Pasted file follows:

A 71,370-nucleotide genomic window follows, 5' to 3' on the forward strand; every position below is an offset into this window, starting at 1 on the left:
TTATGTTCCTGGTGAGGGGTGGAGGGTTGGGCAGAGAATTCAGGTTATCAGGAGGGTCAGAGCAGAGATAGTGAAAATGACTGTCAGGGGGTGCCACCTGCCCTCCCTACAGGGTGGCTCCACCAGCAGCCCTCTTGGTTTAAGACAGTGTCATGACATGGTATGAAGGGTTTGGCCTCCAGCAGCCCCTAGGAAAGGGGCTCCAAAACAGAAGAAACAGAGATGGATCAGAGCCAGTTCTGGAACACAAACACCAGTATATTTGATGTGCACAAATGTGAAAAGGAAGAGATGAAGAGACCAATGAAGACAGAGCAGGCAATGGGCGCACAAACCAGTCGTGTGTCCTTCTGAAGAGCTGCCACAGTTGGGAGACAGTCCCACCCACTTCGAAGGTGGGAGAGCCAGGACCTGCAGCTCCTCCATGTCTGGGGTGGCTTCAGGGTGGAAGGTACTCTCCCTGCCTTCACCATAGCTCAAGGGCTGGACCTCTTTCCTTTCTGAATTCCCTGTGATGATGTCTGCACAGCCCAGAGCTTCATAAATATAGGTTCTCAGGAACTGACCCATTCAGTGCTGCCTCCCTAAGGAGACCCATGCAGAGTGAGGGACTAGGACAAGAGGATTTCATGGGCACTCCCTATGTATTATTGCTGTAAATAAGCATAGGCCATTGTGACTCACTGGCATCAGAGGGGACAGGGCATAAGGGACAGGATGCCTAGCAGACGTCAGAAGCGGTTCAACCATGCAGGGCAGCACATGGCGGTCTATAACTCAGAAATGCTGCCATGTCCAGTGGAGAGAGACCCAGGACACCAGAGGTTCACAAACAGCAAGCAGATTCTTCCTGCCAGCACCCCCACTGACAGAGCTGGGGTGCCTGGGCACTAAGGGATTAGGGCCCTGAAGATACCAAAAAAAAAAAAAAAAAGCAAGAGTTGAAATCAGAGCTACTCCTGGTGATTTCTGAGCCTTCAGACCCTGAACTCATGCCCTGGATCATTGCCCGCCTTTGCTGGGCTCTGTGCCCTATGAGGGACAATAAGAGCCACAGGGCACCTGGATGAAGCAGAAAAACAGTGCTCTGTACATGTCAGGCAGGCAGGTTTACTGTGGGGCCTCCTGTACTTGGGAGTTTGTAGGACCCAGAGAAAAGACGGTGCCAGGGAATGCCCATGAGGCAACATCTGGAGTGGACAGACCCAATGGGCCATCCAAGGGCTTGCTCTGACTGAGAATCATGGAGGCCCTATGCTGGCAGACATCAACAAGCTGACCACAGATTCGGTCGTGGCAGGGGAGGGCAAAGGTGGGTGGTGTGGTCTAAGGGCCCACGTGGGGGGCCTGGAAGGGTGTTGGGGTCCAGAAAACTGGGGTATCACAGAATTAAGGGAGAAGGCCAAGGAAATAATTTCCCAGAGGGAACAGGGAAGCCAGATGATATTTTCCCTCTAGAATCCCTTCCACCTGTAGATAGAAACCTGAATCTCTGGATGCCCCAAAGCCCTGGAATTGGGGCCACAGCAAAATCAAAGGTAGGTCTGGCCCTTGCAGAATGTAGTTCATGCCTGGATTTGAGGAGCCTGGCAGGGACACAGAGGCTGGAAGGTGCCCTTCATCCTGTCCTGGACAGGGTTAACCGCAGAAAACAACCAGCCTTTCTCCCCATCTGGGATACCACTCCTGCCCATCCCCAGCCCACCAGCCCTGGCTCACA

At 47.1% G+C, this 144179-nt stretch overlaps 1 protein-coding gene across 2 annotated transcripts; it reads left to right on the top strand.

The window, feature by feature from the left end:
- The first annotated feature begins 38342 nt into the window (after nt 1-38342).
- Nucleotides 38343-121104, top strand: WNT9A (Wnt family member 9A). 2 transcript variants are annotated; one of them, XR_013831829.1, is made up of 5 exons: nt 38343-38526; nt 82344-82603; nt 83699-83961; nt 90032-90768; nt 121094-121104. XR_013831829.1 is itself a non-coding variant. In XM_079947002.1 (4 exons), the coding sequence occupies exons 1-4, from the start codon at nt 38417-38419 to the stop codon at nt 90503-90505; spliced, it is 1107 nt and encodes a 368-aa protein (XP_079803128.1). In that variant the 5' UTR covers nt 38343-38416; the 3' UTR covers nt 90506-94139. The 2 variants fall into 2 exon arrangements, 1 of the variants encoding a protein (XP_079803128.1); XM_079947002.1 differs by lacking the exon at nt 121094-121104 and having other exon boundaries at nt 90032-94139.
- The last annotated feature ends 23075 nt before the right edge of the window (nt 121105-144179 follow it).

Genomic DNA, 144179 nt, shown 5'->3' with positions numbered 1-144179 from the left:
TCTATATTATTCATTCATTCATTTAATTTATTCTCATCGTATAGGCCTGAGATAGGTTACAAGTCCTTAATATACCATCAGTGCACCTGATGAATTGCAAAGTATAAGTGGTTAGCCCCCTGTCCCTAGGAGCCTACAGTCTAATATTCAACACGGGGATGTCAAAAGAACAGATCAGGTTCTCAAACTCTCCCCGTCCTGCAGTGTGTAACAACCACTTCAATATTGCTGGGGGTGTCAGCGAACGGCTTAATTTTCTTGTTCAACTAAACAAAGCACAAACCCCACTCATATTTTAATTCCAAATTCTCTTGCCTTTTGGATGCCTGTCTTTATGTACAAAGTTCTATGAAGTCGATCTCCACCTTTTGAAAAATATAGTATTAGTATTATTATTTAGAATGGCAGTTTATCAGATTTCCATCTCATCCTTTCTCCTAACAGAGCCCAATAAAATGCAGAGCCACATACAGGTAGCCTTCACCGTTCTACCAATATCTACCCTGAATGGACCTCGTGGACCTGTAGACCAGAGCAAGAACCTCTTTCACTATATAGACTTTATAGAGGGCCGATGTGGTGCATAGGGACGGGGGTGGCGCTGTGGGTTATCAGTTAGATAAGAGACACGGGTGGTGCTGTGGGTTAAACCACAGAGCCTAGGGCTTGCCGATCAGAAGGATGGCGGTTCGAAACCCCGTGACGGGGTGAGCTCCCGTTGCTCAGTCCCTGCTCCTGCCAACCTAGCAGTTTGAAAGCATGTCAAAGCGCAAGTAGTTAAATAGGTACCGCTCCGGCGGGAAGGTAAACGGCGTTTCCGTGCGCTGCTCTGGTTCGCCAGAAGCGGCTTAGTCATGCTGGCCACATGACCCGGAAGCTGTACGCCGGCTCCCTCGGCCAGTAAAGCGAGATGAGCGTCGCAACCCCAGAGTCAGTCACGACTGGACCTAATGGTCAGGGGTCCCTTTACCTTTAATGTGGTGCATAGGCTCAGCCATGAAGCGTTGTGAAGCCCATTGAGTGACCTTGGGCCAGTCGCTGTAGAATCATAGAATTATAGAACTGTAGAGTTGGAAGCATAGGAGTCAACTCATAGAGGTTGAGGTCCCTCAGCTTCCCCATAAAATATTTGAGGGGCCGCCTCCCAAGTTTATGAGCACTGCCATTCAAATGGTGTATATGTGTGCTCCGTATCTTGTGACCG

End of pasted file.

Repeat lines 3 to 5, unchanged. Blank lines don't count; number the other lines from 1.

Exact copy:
At 47.1% G+C, this 144179-nt stretch overlaps 1 protein-coding gene across 2 annotated transcripts; it reads left to right on the top strand.

The window, feature by feature from the left end:
- The first annotated feature begins 38342 nt into the window (after nt 1-38342).